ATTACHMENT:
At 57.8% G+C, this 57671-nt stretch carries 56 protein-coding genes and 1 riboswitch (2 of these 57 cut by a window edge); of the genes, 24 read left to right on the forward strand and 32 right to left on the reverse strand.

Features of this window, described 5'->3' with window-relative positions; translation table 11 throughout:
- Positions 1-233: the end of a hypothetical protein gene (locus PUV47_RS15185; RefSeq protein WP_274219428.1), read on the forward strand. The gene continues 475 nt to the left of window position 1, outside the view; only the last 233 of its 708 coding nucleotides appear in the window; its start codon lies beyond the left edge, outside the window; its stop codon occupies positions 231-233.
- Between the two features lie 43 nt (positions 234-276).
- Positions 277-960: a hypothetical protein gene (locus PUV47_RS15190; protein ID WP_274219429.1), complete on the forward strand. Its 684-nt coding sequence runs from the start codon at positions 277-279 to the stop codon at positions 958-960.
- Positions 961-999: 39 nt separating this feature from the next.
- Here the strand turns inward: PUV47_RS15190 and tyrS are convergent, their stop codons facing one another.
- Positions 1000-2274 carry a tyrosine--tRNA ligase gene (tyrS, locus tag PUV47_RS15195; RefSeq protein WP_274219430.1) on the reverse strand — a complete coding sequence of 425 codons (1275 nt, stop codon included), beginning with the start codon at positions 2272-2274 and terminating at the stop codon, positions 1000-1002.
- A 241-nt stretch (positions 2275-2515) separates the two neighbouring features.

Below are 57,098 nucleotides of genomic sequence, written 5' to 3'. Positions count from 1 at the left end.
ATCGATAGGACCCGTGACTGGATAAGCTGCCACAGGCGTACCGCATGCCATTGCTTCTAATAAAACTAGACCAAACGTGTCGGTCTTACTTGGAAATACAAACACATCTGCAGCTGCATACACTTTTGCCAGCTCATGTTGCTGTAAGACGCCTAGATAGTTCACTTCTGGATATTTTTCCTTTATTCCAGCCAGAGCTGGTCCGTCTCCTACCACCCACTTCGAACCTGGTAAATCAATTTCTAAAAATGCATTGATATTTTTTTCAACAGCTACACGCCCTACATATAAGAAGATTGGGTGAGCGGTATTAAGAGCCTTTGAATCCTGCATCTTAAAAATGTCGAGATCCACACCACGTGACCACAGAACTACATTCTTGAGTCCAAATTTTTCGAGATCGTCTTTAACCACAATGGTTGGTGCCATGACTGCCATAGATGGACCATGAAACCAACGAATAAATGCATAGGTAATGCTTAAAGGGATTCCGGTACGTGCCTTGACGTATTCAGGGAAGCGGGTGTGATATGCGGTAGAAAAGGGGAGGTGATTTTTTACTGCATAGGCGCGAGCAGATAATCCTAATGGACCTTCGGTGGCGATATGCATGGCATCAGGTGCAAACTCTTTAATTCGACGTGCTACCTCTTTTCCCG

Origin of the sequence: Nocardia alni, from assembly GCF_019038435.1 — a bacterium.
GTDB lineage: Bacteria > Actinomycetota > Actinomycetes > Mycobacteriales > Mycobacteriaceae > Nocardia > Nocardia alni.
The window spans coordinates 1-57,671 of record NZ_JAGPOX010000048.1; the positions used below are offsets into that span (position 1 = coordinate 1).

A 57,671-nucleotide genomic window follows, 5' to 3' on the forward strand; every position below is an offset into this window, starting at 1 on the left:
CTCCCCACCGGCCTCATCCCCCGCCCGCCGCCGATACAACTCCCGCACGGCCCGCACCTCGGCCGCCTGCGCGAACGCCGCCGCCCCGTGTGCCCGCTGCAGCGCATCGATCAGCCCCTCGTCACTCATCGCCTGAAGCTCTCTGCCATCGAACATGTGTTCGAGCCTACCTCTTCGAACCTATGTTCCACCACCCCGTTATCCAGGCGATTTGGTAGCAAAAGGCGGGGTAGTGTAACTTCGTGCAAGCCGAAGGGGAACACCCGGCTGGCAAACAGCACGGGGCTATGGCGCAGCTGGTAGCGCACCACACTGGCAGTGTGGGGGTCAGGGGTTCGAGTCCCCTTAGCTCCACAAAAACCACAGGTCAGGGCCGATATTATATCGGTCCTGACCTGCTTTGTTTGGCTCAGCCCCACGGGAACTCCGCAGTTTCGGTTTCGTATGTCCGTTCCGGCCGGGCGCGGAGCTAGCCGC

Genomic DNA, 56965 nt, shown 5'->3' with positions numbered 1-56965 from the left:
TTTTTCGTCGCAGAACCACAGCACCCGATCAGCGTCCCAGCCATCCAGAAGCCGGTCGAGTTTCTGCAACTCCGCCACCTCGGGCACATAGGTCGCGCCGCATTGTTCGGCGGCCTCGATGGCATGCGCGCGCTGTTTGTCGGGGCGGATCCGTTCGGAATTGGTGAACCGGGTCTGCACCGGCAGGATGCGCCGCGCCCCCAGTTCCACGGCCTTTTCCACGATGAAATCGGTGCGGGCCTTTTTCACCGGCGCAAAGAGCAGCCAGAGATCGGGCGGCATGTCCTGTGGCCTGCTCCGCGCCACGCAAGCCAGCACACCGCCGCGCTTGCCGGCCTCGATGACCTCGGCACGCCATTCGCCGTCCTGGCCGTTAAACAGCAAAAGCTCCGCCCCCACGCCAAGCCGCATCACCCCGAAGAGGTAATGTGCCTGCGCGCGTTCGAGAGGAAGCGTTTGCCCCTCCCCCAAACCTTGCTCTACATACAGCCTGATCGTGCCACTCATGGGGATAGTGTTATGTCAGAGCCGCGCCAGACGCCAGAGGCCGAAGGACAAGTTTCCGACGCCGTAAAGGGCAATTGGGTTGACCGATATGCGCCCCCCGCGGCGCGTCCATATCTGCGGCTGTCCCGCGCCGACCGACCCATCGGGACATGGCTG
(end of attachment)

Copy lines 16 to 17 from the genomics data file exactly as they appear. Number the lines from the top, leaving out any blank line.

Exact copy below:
CTCCCCACCGGCCTCATCCCCCGCCCGCCGCCGATACAACTCCCGCACGGCCCGCACCTCGGCCGCCTGCGCGAACGCCGCCGCCCCGTGTGCCCGCTGCAGCGCATCGATCAGCCCCTCGTCACTCATCGCCTGAAGCTCTCTGCCATCGAACATGTGTTCGAGCCTACCTCTTCGAACCTATGTTCCACCACCCCGTTATCCAGGCGATTTGGTAGCAAAAGGCGGGGTAGTGTAACTTCGTGCAAGCCGAAGGGGAACACCCGGCTGGCAAACAGCACGGGGCTATGGCGCAGCTGGTAGCGCACCACACTGGCAGTGTGGGGGTCAGGGGTTCGAGTCCCCTTAGCTCCACAAAAACCACAGGTCAGGGCCGATATTATATCGGTCCTGACCTGCTTTGTTTGGCTCAGCCCCACGGGAACTCCGCAGTTTCGGTTTCGTATGTCCGTTCCGGCCGGGCGCGGAGCTAGCCGC

Genomic DNA, 56965 nt, shown 5'->3' with positions numbered 1-56965 from the left: